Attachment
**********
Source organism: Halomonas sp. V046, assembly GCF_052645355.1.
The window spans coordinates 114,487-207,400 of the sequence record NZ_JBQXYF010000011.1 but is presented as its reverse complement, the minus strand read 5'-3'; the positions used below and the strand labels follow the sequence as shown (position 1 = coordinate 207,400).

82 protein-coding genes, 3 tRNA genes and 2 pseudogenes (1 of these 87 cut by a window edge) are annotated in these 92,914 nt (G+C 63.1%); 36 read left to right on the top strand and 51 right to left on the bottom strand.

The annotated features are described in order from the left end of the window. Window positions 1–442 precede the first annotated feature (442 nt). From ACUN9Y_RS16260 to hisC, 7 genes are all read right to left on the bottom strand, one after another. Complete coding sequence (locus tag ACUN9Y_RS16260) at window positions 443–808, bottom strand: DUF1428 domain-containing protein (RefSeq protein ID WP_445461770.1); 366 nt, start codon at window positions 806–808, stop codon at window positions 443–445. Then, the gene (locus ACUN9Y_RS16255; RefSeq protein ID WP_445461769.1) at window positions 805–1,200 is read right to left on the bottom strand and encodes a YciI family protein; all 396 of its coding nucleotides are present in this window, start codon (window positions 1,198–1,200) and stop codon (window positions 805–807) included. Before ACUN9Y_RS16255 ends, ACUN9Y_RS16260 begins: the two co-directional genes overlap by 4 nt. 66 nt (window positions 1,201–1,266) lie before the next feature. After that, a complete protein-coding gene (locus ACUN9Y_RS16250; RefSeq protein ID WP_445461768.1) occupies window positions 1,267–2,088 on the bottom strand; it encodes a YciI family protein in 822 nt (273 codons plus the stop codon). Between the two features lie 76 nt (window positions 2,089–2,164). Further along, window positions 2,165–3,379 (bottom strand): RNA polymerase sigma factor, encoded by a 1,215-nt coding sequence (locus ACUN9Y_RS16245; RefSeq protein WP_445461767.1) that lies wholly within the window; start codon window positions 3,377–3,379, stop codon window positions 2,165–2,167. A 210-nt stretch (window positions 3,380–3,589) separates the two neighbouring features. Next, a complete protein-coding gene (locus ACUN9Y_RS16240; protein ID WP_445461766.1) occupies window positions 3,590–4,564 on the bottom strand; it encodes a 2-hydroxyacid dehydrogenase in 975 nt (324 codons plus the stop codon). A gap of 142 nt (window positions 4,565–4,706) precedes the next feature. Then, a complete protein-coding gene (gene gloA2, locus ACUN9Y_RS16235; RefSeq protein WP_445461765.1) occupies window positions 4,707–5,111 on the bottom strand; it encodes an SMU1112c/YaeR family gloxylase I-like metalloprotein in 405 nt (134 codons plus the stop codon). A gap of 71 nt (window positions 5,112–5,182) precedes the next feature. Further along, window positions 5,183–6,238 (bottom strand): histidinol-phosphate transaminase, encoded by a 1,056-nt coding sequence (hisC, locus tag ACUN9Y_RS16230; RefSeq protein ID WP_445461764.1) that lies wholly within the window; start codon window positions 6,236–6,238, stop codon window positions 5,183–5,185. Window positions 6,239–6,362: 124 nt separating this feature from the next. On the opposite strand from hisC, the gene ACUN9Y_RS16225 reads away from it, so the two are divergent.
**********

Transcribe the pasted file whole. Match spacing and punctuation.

Source organism: Halomonas sp. V046, assembly GCF_052645355.1.
The window spans coordinates 114,487-207,400 of the sequence record NZ_JBQXYF010000011.1 but is presented as its reverse complement, the minus strand read 5'-3'; the positions used below and the strand labels follow the sequence as shown (position 1 = coordinate 207,400).

82 protein-coding genes, 3 tRNA genes and 2 pseudogenes (1 of these 87 cut by a window edge) are annotated in these 92,914 nt (G+C 63.1%); 36 read left to right on the top strand and 51 right to left on the bottom strand.

The annotated features are described in order from the left end of the window. Window positions 1–442 precede the first annotated feature (442 nt). From ACUN9Y_RS16260 to hisC, 7 genes are all read right to left on the bottom strand, one after another. Complete coding sequence (locus tag ACUN9Y_RS16260) at window positions 443–808, bottom strand: DUF1428 domain-containing protein (RefSeq protein ID WP_445461770.1); 366 nt, start codon at window positions 806–808, stop codon at window positions 443–445. Then, the gene (locus ACUN9Y_RS16255; RefSeq protein ID WP_445461769.1) at window positions 805–1,200 is read right to left on the bottom strand and encodes a YciI family protein; all 396 of its coding nucleotides are present in this window, start codon (window positions 1,198–1,200) and stop codon (window positions 805–807) included. Before ACUN9Y_RS16255 ends, ACUN9Y_RS16260 begins: the two co-directional genes overlap by 4 nt. 66 nt (window positions 1,201–1,266) lie before the next feature. After that, a complete protein-coding gene (locus ACUN9Y_RS16250; RefSeq protein ID WP_445461768.1) occupies window positions 1,267–2,088 on the bottom strand; it encodes a YciI family protein in 822 nt (273 codons plus the stop codon). Between the two features lie 76 nt (window positions 2,089–2,164). Further along, window positions 2,165–3,379 (bottom strand): RNA polymerase sigma factor, encoded by a 1,215-nt coding sequence (locus ACUN9Y_RS16245; RefSeq protein WP_445461767.1) that lies wholly within the window; start codon window positions 3,377–3,379, stop codon window positions 2,165–2,167. A 210-nt stretch (window positions 3,380–3,589) separates the two neighbouring features. Next, a complete protein-coding gene (locus ACUN9Y_RS16240; protein ID WP_445461766.1) occupies window positions 3,590–4,564 on the bottom strand; it encodes a 2-hydroxyacid dehydrogenase in 975 nt (324 codons plus the stop codon). A gap of 142 nt (window positions 4,565–4,706) precedes the next feature. Then, a complete protein-coding gene (gene gloA2, locus ACUN9Y_RS16235; RefSeq protein WP_445461765.1) occupies window positions 4,707–5,111 on the bottom strand; it encodes an SMU1112c/YaeR family gloxylase I-like metalloprotein in 405 nt (134 codons plus the stop codon). A gap of 71 nt (window positions 5,112–5,182) precedes the next feature. Further along, window positions 5,183–6,238 (bottom strand): histidinol-phosphate transaminase, encoded by a 1,056-nt coding sequence (hisC, locus tag ACUN9Y_RS16230; RefSeq protein ID WP_445461764.1) that lies wholly within the window; start codon window positions 6,236–6,238, stop codon window positions 5,183–5,185. Window positions 6,239–6,362: 124 nt separating this feature from the next. On the opposite strand from hisC, the gene ACUN9Y_RS16225 reads away from it, so the two are divergent.